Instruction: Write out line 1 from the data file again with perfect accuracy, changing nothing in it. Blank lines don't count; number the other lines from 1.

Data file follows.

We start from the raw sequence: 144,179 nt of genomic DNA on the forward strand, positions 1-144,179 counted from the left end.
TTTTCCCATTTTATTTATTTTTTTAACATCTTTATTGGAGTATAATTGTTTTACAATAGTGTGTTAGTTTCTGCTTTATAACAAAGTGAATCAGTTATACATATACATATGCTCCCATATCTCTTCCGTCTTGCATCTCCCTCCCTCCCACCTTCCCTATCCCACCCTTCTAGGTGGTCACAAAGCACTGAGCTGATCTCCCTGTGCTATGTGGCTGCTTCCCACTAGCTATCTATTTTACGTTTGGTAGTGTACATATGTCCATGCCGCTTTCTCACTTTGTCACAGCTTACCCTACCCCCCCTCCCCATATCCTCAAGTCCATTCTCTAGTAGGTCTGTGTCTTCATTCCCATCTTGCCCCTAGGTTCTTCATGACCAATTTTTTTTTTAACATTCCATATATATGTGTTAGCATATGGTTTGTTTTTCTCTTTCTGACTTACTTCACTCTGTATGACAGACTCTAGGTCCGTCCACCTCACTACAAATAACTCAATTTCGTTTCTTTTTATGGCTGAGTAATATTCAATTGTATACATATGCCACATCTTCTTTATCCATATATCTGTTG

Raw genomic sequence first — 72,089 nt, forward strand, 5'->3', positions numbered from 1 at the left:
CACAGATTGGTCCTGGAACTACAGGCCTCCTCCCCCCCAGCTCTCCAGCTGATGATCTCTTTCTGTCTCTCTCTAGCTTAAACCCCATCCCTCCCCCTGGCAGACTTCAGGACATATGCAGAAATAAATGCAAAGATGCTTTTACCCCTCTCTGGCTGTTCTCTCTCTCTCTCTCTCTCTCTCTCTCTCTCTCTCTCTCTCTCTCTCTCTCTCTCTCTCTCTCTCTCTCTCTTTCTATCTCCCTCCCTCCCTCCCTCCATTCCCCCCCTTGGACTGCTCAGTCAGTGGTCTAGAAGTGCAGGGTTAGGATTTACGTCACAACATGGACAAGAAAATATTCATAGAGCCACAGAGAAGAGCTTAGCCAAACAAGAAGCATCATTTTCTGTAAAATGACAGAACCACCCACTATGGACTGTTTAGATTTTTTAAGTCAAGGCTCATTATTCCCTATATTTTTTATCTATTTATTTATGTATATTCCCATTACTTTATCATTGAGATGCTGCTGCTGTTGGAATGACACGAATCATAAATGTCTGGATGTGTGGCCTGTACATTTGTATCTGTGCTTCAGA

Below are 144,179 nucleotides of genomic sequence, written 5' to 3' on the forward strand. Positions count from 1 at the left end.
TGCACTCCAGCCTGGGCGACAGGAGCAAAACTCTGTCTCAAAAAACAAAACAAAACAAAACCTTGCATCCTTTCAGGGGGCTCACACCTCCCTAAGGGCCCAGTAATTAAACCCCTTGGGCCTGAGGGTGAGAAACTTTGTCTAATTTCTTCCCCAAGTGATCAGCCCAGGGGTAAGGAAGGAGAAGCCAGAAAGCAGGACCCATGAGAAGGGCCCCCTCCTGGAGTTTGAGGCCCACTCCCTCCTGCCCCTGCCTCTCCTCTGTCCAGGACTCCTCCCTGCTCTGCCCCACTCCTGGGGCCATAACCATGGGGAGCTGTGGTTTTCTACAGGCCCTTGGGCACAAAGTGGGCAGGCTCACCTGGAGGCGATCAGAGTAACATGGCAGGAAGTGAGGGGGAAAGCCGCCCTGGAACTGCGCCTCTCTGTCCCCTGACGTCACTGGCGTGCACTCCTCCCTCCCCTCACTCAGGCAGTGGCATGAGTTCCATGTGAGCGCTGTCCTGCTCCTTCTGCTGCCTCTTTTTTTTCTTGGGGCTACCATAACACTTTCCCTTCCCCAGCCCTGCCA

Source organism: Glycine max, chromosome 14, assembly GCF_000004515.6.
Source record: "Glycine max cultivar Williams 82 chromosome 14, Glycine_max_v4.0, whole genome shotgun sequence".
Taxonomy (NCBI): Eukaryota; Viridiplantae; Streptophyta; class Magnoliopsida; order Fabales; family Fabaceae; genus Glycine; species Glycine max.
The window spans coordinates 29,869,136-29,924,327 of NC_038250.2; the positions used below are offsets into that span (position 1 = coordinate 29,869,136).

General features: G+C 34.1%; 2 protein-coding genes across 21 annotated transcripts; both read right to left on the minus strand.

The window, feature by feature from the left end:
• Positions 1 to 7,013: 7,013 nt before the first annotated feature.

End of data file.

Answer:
We start from the raw sequence: 144,179 nt of genomic DNA on the forward strand, positions 1-144,179 counted from the left end.